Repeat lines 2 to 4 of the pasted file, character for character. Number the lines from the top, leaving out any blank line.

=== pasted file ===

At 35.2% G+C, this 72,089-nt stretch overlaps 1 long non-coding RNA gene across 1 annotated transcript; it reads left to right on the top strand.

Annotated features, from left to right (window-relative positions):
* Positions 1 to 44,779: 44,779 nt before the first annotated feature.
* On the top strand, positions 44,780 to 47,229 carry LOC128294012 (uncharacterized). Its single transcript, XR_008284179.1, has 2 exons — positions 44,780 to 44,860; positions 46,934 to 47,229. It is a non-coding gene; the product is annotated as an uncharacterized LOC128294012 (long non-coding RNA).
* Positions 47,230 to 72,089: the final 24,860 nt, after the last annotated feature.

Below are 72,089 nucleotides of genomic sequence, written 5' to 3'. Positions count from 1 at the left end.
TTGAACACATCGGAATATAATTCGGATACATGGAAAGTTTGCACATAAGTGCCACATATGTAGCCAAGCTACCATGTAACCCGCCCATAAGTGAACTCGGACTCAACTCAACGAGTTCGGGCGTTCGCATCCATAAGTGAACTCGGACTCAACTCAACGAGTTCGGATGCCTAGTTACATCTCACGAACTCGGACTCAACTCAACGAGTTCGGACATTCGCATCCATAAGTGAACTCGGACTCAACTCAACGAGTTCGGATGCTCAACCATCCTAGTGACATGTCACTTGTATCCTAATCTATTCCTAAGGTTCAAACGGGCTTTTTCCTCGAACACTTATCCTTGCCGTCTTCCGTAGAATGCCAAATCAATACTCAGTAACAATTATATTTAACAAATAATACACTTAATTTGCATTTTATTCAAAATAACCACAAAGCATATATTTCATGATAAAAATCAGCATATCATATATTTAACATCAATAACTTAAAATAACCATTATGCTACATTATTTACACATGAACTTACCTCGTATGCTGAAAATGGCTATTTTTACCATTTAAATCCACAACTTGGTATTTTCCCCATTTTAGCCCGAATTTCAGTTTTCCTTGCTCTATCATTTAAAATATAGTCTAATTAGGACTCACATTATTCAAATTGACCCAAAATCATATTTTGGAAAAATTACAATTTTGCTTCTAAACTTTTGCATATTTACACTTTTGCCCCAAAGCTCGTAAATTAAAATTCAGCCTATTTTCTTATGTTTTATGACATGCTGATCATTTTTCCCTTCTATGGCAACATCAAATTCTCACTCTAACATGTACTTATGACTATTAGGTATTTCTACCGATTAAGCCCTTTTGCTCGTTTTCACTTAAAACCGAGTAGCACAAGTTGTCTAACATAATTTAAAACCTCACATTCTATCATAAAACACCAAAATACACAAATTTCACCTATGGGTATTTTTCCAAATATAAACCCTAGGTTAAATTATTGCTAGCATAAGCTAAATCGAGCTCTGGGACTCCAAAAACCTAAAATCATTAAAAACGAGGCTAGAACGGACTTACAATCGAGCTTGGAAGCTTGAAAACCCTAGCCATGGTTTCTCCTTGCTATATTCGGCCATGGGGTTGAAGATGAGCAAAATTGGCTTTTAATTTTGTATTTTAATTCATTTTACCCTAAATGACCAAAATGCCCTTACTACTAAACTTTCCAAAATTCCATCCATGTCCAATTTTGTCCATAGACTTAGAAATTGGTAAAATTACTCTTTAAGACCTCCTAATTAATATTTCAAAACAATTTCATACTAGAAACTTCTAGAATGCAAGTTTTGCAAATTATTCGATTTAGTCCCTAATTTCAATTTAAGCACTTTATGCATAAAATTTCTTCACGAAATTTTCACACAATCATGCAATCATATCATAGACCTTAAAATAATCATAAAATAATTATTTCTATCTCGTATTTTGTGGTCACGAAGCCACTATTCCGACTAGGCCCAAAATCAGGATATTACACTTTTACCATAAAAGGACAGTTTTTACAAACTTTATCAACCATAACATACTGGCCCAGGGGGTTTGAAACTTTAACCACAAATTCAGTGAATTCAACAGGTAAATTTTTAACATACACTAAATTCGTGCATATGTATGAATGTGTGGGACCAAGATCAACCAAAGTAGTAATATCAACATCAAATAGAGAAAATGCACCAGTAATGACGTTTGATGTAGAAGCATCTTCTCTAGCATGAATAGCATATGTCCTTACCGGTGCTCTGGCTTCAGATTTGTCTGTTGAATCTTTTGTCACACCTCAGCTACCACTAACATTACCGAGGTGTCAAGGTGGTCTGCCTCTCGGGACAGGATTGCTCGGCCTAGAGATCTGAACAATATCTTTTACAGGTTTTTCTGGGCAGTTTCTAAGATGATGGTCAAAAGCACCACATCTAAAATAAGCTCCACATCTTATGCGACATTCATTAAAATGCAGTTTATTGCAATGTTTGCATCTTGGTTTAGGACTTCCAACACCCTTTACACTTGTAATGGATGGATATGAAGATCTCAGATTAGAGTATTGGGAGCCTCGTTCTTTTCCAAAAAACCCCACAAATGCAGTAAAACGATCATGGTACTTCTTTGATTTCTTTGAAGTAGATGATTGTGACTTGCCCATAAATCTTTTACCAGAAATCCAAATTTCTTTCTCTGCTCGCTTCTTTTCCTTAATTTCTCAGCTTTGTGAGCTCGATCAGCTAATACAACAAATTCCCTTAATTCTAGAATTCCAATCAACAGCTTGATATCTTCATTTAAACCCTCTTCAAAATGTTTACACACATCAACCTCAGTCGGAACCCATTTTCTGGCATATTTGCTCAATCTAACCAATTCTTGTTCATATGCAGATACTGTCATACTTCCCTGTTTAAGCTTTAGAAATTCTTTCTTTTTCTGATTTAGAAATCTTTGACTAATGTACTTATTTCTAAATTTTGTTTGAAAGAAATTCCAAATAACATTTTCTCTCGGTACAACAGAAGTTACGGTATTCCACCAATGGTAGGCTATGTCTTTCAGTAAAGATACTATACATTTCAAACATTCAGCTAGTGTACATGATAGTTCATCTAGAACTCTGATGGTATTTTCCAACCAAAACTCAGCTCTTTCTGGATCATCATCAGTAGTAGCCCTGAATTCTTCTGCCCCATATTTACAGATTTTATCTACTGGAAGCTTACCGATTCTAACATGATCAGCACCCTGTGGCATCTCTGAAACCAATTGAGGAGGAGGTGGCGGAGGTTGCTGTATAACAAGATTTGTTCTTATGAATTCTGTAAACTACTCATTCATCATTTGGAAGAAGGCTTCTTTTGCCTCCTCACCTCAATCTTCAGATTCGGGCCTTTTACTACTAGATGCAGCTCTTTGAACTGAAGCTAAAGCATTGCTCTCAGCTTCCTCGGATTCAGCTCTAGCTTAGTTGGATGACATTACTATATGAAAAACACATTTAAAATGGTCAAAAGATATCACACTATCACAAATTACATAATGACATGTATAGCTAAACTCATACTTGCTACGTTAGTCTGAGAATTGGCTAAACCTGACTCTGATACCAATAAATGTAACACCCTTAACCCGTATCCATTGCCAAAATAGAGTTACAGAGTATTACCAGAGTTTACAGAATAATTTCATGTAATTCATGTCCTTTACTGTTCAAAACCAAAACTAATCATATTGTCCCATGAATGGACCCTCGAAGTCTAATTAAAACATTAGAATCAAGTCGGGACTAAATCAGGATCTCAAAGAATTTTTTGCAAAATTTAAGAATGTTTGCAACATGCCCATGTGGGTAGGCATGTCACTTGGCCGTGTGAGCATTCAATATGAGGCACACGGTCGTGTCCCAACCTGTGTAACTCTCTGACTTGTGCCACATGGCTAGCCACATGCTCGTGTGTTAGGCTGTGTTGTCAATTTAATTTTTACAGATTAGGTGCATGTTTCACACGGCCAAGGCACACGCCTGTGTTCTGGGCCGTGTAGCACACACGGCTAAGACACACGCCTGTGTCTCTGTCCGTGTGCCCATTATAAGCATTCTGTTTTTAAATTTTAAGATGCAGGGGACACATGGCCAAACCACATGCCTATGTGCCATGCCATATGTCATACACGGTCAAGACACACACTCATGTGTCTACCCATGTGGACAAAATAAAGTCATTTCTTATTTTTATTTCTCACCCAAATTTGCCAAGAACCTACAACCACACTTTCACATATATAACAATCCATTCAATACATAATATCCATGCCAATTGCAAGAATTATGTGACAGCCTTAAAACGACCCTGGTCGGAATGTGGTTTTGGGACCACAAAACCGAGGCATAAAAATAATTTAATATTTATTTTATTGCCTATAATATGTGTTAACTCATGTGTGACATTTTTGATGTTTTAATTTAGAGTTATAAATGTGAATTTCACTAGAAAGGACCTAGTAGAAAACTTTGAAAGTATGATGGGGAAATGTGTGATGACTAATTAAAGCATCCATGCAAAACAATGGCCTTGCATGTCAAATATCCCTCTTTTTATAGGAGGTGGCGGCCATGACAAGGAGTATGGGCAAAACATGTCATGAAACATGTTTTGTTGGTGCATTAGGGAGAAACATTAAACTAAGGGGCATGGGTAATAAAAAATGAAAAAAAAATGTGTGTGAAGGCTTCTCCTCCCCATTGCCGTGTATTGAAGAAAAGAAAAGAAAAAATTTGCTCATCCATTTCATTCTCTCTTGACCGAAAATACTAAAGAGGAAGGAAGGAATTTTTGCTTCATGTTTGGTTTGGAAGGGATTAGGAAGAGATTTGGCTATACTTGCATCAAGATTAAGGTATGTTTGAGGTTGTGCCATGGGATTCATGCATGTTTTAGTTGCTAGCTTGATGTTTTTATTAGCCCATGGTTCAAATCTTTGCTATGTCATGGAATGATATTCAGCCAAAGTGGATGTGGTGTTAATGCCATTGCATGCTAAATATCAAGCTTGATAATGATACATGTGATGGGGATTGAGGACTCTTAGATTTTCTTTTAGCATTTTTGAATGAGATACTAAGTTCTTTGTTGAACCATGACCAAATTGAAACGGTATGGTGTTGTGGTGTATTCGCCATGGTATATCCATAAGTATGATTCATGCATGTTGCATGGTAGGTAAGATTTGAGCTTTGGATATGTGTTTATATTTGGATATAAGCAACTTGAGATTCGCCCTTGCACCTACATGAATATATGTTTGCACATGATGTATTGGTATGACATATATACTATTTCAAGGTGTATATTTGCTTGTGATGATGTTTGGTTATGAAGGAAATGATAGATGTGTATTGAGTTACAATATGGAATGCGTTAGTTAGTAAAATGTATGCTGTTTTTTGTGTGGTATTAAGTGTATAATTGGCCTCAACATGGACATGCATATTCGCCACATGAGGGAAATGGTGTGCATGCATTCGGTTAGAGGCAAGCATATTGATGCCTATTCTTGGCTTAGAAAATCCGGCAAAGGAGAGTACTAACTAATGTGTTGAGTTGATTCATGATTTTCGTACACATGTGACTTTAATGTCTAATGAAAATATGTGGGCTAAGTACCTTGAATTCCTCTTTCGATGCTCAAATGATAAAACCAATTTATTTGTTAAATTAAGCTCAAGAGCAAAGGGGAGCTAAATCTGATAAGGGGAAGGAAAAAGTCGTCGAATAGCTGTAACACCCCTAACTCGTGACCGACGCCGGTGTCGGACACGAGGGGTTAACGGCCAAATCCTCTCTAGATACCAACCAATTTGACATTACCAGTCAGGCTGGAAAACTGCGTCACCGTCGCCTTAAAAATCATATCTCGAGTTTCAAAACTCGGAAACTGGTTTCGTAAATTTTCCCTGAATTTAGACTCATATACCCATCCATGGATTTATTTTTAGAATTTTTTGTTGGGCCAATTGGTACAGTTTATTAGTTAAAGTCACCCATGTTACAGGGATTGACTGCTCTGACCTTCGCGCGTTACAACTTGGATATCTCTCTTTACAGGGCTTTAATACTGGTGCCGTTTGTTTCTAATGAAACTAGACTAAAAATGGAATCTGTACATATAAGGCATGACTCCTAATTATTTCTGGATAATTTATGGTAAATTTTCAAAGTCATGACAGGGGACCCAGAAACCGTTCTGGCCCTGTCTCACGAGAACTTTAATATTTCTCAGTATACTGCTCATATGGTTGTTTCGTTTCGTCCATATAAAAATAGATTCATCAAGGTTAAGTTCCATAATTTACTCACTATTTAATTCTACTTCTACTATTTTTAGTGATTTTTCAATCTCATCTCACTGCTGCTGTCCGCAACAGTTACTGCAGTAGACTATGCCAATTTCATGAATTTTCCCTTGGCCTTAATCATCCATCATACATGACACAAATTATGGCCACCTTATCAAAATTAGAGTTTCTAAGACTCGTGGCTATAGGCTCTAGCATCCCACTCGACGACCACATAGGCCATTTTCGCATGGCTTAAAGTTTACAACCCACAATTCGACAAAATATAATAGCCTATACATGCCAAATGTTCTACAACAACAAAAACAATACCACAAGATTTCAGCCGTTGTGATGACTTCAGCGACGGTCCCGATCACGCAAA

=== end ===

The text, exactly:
Annotated features, from left to right (window-relative positions):
* Positions 1 to 44,779: 44,779 nt before the first annotated feature.
* On the top strand, positions 44,780 to 47,229 carry LOC128294012 (uncharacterized). Its single transcript, XR_008284179.1, has 2 exons — positions 44,780 to 44,860; positions 46,934 to 47,229. It is a non-coding gene; the product is annotated as an uncharacterized LOC128294012 (long non-coding RNA).